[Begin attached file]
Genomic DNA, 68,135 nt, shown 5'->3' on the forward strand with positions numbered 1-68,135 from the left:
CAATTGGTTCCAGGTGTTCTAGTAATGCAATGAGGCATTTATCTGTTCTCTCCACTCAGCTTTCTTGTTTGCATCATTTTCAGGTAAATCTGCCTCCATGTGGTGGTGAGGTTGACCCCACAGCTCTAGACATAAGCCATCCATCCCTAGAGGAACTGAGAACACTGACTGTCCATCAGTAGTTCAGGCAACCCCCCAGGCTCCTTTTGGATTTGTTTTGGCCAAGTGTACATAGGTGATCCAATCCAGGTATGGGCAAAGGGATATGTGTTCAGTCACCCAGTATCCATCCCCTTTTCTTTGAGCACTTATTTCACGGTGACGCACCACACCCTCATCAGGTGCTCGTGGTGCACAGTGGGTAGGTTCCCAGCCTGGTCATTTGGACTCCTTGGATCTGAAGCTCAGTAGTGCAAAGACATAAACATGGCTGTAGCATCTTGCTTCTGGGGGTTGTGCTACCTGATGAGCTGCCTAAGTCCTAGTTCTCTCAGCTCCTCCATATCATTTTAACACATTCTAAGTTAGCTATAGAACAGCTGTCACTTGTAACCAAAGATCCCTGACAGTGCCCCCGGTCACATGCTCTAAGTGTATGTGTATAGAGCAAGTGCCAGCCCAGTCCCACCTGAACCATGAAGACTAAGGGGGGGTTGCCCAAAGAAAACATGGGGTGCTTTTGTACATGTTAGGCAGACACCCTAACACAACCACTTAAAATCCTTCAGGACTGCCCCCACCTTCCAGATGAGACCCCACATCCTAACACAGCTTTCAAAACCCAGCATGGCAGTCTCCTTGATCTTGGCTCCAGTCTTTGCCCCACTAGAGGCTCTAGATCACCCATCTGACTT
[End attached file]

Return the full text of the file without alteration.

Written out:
Genomic DNA, 68,135 nt, shown 5'->3' on the forward strand with positions numbered 1-68,135 from the left:
CAATTGGTTCCAGGTGTTCTAGTAATGCAATGAGGCATTTATCTGTTCTCTCCACTCAGCTTTCTTGTTTGCATCATTTTCAGGTAAATCTGCCTCCATGTGGTGGTGAGGTTGACCCCACAGCTCTAGACATAAGCCATCCATCCCTAGAGGAACTGAGAACACTGACTGTCCATCAGTAGTTCAGGCAACCCCCCAGGCTCCTTTTGGATTTGTTTTGGCCAAGTGTACATAGGTGATCCAATCCAGGTATGGGCAAAGGGATATGTGTTCAGTCACCCAGTATCCATCCCCTTTTCTTTGAGCACTTATTTCACGGTGACGCACCACACCCTCATCAGGTGCTCGTGGTGCACAGTGGGTAGGTTCCCAGCCTGGTCATTTGGACTCCTTGGATCTGAAGCTCAGTAGTGCAAAGACATAAACATGGCTGTAGCATCTTGCTTCTGGGGGTTGTGCTACCTGATGAGCTGCCTAAGTCCTAGTTCTCTCAGCTCCTCCATATCATTTTAACACATTCTAAGTTAGCTATAGAACAGCTGTCACTTGTAACCAAAGATCCCTGACAGTGCCCCCGGTCACATGCTCTAAGTGTATGTGTATAGAGCAAGTGCCAGCCCAGTCCCACCTGAACCATGAAGACTAAGGGGGGGTTGCCCAAAGAAAACATGGGGTGCTTTTGTACATGTTAGGCAGACACCCTAACACAACCACTTAAAATCCTTCAGGACTGCCCCCACCTTCCAGATGAGACCCCACATCCTAACACAGCTTTCAAAACCCAGCATGGCAGTCTCCTTGATCTTGGCTCCAGTCTTTGCCCCACTAGAGGCTCTAGATCACCCATCTGACTT